If you qualify for PIP, your claim will be periodically reviewed to make sure you are getting the right support.  

If you disagree with the decision, you can appeal.

PIP rates

PIP rate Weekly rates 2019/2020
PIP Daily Living Enhanced Rate  £87.65
PIP Daily Living Standard Rate  £58.70
PIP Mobility Enhanced Rate  £61.20
PIP Mobility Standard Rate  £23.20

If you're terminally ill

There are special rules if you have a terminal illness and are not expected to live for more than six months.

If you meet the criteria for the special rules:

  • you will not have to complete the form ‘How your disability affects you’
  • you will not need a face-to-face assessment
  • you will be entitled to an award of the enhanced rate of the daily living component of PIP without having to satisfy the normal qualifying period
  • you may also be entitled to the mobility component of PIP depending on your mobility needs

You can make a claim to PIP under the special rules by phoning the Personal Independence Payment Centre.

Some extra questions will be asked whilst on the phone about your condition and how it affects your ability to get around. Someone else can make the call on your behalf.

If you have a terminal illness you are encouraged to get a DS1500 form from your doctor, specialist or consultant to support your claim unless you have sent one for PIP or any other benefit in the last six months. The DS1500 is a report about your medical condition. You won’t have to pay for it.

You can ask the doctor’s receptionist, a nurse or a social worker to arrange it for you. You don’t have to see the doctor.  A completed DS1500 cannot be treated as a claim to PIP.

SMS messages

When claiming PIP you may receive text messages (SMS) from the Department for Communities (DfC). They will always be clearly marked as DfC and will never ask you to give, or click a link to give, personal information or financial details by message or email.

If you’re concerned or unsure about any text messages (SMS) you receive about PIP, you should contact the PIP Centre directly. If you suspect you have received a fraudulent message as a scam, contact the PIP Centre immediately.

  • Further information is available at: scamwiseni

    If your circumstances change

    If your circumstances change, for example, your address or contact number, you go into hospital or leave the country, you must report these to the PIP Centre.

    Support if you receive DLA and are affected by PIP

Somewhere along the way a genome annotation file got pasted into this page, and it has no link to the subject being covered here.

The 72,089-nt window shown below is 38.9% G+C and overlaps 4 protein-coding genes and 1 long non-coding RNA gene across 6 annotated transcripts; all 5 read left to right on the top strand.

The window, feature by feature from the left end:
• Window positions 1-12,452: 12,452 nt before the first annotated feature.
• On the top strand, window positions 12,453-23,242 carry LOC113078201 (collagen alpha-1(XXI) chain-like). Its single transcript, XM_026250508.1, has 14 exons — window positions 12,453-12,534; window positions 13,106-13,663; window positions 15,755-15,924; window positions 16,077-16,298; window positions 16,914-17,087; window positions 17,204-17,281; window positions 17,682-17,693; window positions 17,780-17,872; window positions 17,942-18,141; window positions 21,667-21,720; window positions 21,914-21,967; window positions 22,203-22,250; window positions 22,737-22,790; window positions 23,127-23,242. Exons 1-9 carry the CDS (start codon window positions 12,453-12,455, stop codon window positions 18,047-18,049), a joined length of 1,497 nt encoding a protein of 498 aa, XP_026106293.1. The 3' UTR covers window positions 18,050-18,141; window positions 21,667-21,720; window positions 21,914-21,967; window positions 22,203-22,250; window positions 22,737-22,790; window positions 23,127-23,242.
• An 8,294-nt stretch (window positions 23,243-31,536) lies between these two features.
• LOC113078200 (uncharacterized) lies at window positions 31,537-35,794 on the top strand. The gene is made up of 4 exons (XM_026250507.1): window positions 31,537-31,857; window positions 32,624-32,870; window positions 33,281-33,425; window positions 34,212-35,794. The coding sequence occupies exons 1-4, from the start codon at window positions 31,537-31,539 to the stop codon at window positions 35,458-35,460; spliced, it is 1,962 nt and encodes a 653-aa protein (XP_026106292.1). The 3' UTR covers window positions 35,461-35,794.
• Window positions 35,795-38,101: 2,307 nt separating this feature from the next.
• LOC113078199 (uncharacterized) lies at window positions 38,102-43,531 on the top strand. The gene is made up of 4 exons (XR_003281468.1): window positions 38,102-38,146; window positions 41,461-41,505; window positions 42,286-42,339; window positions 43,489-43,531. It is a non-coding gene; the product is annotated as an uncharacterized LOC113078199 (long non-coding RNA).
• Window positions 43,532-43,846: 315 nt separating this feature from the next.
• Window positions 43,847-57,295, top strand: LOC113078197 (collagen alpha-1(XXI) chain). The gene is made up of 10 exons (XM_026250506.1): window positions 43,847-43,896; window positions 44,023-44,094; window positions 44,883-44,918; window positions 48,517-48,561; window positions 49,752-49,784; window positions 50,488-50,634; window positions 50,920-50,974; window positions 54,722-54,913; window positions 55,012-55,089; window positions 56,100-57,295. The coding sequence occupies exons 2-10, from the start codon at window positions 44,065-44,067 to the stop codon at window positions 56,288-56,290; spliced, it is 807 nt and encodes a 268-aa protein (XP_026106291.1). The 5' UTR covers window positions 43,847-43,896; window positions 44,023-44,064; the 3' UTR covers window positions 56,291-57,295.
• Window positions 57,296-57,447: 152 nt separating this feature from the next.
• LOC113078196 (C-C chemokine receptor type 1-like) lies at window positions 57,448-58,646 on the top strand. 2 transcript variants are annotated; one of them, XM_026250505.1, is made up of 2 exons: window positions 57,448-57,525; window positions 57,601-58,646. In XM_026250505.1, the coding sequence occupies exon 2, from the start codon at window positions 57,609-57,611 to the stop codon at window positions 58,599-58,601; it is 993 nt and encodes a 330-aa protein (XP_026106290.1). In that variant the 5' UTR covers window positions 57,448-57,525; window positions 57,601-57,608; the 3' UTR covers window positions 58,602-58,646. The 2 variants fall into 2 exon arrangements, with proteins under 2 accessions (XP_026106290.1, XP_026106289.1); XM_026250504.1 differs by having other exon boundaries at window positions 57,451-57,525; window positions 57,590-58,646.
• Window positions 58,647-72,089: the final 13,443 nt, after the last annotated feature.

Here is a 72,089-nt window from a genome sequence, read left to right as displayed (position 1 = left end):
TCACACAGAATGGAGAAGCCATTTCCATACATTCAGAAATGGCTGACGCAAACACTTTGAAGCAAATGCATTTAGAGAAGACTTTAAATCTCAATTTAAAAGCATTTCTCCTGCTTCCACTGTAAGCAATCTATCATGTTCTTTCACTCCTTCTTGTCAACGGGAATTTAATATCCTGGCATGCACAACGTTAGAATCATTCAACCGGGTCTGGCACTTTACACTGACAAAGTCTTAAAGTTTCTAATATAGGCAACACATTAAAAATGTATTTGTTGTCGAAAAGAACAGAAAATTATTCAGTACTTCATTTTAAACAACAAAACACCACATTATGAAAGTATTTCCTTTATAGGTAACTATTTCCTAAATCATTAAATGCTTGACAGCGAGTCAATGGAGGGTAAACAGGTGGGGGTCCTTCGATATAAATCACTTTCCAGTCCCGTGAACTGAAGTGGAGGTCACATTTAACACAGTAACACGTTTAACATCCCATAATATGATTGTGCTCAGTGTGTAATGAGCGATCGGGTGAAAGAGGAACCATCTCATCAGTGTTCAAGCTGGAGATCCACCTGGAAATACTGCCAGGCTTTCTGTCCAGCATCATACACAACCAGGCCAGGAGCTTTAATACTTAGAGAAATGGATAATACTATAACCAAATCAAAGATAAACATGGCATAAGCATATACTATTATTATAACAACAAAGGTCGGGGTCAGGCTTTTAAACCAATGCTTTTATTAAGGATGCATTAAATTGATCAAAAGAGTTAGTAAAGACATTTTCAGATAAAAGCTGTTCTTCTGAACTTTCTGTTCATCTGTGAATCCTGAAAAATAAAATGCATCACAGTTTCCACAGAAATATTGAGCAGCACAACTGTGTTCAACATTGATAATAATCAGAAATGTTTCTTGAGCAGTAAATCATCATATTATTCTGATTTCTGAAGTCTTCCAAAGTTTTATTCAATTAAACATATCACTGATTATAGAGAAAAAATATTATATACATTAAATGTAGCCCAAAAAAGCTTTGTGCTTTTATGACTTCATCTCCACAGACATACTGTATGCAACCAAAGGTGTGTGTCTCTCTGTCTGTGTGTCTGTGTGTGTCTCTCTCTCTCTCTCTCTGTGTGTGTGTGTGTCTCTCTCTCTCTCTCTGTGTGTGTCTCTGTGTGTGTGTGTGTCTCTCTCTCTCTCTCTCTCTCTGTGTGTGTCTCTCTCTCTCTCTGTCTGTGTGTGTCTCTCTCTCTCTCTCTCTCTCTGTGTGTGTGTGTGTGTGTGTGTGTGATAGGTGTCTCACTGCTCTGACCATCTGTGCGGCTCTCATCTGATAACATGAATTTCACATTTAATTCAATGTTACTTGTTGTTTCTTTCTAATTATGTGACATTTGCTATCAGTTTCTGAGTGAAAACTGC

Measures are in place to support you if you currently receive DLA and are financially worse off after you have been assessed for PIP.

    There are three categories of supplementary payments for PIP. You can only receive a PIP supplementary payment for one category at any one time.

    If you don't qualify for PIP

    If you do not qualify for PIP after your assessment and lodge an appeal, a supplementary payment may be provided, equal to your DLA payment, until your appeal is heard and a decision is made. Supplementary payments will be available until March 2020.

    If you receive less on PIP than DLA

    If you qualify for PIP but at a reduced rate and your weekly loss is more than £10, you will be eligible for a supplementary payment for up to one year equal to 75 per cent of the difference in benefit. For example, if the difference is £20 you will receive £15.

    If you have an NI conflict-related injury

    If you do not qualify for PIP but can show that your disability or illness is as a result of a Northern Ireland conflict-related injury, you may be entitled to a supplementary payment. You must have received between four and seven points in your PIP assessment to be considered.  A supplementary payment would be paid for up to one year, until March 2020.

    Disability premiums included in other benefits

    If, after your assessment, you do not qualify for PIP or do not qualify at the same rate as you were receiving under DLA, this could affect certain additions known as 'disability premiums' which are included in some other benefits you may be receiving such as, Jobseeker’s Allowance, Employment and Support Allowance, Income Support or Pension Credit.

    If you are impacted in this way you will receive a supplementary payment to cover this loss for up to one year until March 2020.

    Carer's supplementary payments

    You will no longer be entitled to Carer’s Allowance or Carer’s Premium if the person getting DLA, who you currently provide care for, doesn’t qualify for PIP after their assessment. However, in these circumstances a supplementary payment will be paid to you for up to one year, until March 2020.

    Claiming a supplementary payment

    You do not need to apply for a supplementary payment. There is further information on the following page:

    Information videos

    A series of five videos help explain the key stages in the PIP customer journey. These are also available in British and Irish Sign Language, and with subtitles.

    More useful links